Shane Claiborne’s inspirational The Irresistible Revolution: Living as an Ordinary Radical has been a mainstay on student reading lists over the last five years and all for the better of our youth. On reading Philip Orr’s fascinating history of a wee Christian project in the Ardoyne area of north Belfast I couldn’t help seeing it as companion piece; it is just as much a page turner. I had the privilege of sharing a seminar with the warm and winsome Claiborne at Greenbelt a few years ago. Right there alongside me Shane filled in the gaps that I thought were glaringly absent from his brilliant book; the failings. The book was too easy. I wanted him to give me ten places where it all went horribly wrong, where their efforts just didn’t work. In the more conversational situation of seminar questions Shane shared these with tender honesty.
Philip Orr has gone straight to the honesty. There is nowhere in this thirty year history of the 174 Trust still a thriving outreach project on Belfast’s deprived and dangerous Ardoyne area where it is not a struggle and many times more bad news than good news. It is about everyday heroes and I know because, unlike Shane’s inner city Philly community, I knew the very ordinary heroes of this story. I lived not far away. I knew what was happening and brushed against it occasionally. I am aware of the turmoil of “The Troubles” at the time.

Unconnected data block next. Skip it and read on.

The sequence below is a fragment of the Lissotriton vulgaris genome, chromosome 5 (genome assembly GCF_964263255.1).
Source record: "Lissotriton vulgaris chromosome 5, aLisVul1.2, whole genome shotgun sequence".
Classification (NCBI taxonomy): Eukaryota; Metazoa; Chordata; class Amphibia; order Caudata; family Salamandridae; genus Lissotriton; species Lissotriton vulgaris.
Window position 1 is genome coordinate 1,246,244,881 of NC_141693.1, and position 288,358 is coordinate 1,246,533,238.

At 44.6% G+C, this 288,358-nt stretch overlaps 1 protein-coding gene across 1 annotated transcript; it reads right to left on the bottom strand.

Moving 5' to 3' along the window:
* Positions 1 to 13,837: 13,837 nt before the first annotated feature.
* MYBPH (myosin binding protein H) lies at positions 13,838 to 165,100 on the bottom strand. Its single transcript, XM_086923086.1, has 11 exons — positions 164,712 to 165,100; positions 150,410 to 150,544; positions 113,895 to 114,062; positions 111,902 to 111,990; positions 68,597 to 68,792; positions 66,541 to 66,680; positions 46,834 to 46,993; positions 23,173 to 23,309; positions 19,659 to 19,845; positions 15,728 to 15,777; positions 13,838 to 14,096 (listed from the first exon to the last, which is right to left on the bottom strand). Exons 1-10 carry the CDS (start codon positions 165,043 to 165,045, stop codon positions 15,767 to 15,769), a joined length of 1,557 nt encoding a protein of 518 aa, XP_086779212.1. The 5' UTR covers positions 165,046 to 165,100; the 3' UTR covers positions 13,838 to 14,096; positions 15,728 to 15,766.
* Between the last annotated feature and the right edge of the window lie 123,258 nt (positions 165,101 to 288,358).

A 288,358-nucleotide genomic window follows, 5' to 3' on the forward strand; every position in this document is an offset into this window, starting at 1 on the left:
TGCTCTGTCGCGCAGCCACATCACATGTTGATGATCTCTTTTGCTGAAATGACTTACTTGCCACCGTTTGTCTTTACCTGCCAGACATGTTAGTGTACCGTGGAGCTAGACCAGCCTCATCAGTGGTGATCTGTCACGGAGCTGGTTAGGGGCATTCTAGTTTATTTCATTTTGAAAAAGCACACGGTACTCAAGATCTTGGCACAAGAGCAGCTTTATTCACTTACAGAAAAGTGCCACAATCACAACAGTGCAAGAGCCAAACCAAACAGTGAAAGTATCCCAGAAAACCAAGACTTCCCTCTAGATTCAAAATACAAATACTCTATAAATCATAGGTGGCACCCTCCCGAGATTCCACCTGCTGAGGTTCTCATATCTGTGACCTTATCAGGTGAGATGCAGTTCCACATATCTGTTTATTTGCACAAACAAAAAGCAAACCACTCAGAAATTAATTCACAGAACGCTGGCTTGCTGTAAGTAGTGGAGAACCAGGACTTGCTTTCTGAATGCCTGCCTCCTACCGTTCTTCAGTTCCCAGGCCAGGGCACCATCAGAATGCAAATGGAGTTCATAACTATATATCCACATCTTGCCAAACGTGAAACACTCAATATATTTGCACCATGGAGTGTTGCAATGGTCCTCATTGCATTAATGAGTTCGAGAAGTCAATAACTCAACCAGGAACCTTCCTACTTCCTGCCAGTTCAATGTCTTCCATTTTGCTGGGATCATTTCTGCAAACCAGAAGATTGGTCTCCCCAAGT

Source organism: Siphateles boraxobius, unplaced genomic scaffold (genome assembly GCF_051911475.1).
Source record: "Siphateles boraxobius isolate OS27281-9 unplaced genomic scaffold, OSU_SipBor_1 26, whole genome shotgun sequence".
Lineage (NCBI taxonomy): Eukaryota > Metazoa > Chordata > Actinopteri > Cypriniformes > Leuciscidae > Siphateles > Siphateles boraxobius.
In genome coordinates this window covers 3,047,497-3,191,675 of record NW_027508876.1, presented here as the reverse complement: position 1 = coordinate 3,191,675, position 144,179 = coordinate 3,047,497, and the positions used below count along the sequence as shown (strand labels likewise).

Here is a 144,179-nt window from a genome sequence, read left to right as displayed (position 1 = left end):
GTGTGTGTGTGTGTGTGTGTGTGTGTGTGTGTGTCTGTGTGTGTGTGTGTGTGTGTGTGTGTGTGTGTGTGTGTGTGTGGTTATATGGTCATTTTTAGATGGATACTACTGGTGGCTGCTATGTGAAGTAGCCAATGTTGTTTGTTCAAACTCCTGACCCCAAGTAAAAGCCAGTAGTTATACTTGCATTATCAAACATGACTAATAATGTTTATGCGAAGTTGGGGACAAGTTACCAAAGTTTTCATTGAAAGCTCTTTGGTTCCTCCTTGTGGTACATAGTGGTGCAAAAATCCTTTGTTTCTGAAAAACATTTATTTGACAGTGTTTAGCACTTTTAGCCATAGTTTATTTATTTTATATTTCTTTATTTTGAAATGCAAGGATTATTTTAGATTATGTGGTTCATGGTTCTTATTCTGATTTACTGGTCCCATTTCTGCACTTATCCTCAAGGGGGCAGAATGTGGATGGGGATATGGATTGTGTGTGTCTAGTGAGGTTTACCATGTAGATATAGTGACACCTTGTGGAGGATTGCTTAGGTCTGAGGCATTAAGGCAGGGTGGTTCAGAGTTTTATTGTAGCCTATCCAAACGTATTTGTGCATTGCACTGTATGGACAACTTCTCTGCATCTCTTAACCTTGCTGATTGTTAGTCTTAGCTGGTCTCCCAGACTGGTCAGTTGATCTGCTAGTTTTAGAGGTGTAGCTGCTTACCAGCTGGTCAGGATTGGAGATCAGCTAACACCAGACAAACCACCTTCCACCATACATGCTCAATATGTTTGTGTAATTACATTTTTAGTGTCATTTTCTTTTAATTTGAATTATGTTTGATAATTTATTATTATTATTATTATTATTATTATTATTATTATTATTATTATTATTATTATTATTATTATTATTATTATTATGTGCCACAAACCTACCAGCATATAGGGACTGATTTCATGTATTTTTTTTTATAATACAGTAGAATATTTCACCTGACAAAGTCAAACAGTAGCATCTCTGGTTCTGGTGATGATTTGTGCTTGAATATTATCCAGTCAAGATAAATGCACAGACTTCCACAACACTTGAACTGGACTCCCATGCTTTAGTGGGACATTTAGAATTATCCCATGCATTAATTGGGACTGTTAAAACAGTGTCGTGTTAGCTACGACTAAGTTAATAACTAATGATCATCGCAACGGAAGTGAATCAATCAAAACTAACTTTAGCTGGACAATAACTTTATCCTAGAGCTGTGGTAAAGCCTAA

As I read about Heather and Kerry and Bill and Karen and Tonya, the ones I knew best, and read some of the stories they had shared with me at the time I was struck by how frightening parts of Belfast were in the eighties and early nineties. The bullets and bombs and riots were regular occurrences and through it in this little cafe/flat on the Antrim Road many young Christians who had no need to be anywhere near the front had committed to live there or work there on projects that drew in some of the damaged youth of the area. Not for them the lovely middle class youth clubs of the suburbs. The story Philip writes is messy from the confusion at times of the missional intent, something that evolves as the years went on, to questions as to what was achieved in it all, to the personal stories of the toll the whole thing took from loss of faith to loss of life and many things in between.
At the core of the book is the same challenge as Claiborne’s Irresistible Revolution to live real Biblical discipleship in your geographical location. When a friend recently asked about why there were not more seminars on social justice at a major N. Ireland event she was told that they preferred to concentrate on the Bible and discipleship. We have gotten it so incredibly wrong! We are heretics! Books like Orr’s and Claiborne’s are prophetic screams from the fringes to remind us of the cost and courage of following Jesus. They mangle the cotton wool that we have surrounded the Gospel in. The most crucial part is that these are not books of ideas but real life stories of ordinary radicals and ordinary miracles. The stories they tell are not Christianity deluxe or some rare limited edition; this is every day ordinary discipleship. Philip Orr has written a book that records a prophetic challenge to anyone attempting to follow Jesus in Belfast and indeed beyond. Read it alongside Irresistible Revolution and prepare yourself!